Now that we've all made it through January, we're going to safely assuming that our collective feeble attempt at healthy eating has fallen by the wayside in favor of the status quo -- a socially acceptable level of gluttony. Embrace it by indulging in eats and drinks at these seven newly minted spots around Chicago. We won’t judge.
This highly anticipated fine-dining concept finally arrived in West Town, and brought with it a unique, 10-course tasting menu sure to shock and delight. The minimalist modern digs are sleek and seat just 20 adventurous diners. The opening menu showcases squab-liver mousse prepared with parsnip, nori, and clove, sunflower in five forms, tandoori spiced rabbit, and more, all of which can be teamed with a thoughtfully selected series of wine pairings.
The guys behind DonerMen, the popular doner kebab-slinging food truck and annual Christkindlmarket vendor, opened a kitschy brick and mortar spot that comes complete with exposed brick, artsy murals, and a smattering of Dungeons & Dragons accoutrements. Go for the popular doner box, curry wurst, and poutine, then stay for the craft brews, which run the gamut from Indiana's 3 Floyds Brewing Co. to Chicago's own Off Color Brewing.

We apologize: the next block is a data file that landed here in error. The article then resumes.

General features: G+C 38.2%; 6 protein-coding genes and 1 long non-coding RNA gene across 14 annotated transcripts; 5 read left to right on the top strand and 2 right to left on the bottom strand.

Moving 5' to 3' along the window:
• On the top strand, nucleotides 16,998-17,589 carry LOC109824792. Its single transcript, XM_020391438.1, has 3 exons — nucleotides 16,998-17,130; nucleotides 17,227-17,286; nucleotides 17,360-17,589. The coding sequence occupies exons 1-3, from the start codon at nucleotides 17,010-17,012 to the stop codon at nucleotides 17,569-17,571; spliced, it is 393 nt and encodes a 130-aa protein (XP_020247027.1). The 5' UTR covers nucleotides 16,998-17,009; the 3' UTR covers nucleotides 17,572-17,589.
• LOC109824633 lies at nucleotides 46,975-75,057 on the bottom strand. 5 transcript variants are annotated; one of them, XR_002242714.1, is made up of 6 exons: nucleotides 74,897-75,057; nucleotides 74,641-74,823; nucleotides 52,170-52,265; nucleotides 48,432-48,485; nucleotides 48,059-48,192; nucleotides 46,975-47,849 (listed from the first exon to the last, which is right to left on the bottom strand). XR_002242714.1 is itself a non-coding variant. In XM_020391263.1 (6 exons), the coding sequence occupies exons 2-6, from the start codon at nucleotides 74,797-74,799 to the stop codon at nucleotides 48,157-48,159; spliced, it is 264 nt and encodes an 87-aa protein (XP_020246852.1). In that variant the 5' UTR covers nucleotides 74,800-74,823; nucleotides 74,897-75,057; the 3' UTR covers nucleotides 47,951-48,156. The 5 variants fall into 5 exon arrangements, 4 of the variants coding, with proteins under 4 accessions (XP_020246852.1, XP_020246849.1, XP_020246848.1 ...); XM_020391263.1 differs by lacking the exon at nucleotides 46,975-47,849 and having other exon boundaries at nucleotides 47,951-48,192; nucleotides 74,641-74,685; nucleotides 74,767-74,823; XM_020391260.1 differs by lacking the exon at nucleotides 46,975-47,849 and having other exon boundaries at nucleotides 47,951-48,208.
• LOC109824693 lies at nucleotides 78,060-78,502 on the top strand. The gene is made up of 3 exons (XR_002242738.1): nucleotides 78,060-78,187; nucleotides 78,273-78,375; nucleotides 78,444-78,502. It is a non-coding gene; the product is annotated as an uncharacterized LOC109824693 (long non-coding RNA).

Following the brief but wildly successful life span of her microbakery, Michelin-starred chef Iliana Regan, of Elizabeth renown, is back in the ring with her latest venture: a restaurant and pub that blends Midwest-sourced ingredients and sensibilities with home-style Japanese cuisine, all with a root-to-leaf, head-to-tail ethos. The sharing-focused menu will change frequently, but expect small plates like wild rice and koji porridge bread with cultured butter and shredded winter vegetables with dried squid, and larger plates that span from 5oz of A5 Miyazaki Prefecture wagyu with hondashi and house miso to tonkotsu ramen made with egg, pork belly, house chili sauce, and green onion.
If your resolutions for 2017 included expanding your dining horizons, look no further than this warm and inviting spot in Lakeview, which has rightfully earned bragging rights as Chicago's first Kurdish restaurant. Delightfully spicy dishes featuring lamb, eggplant, chicken, and yogurt abound, as well as brunch-ready eats like Kurdish baklawa crepes made with pastry dough, goat cheese, black figs, nuts, and honey.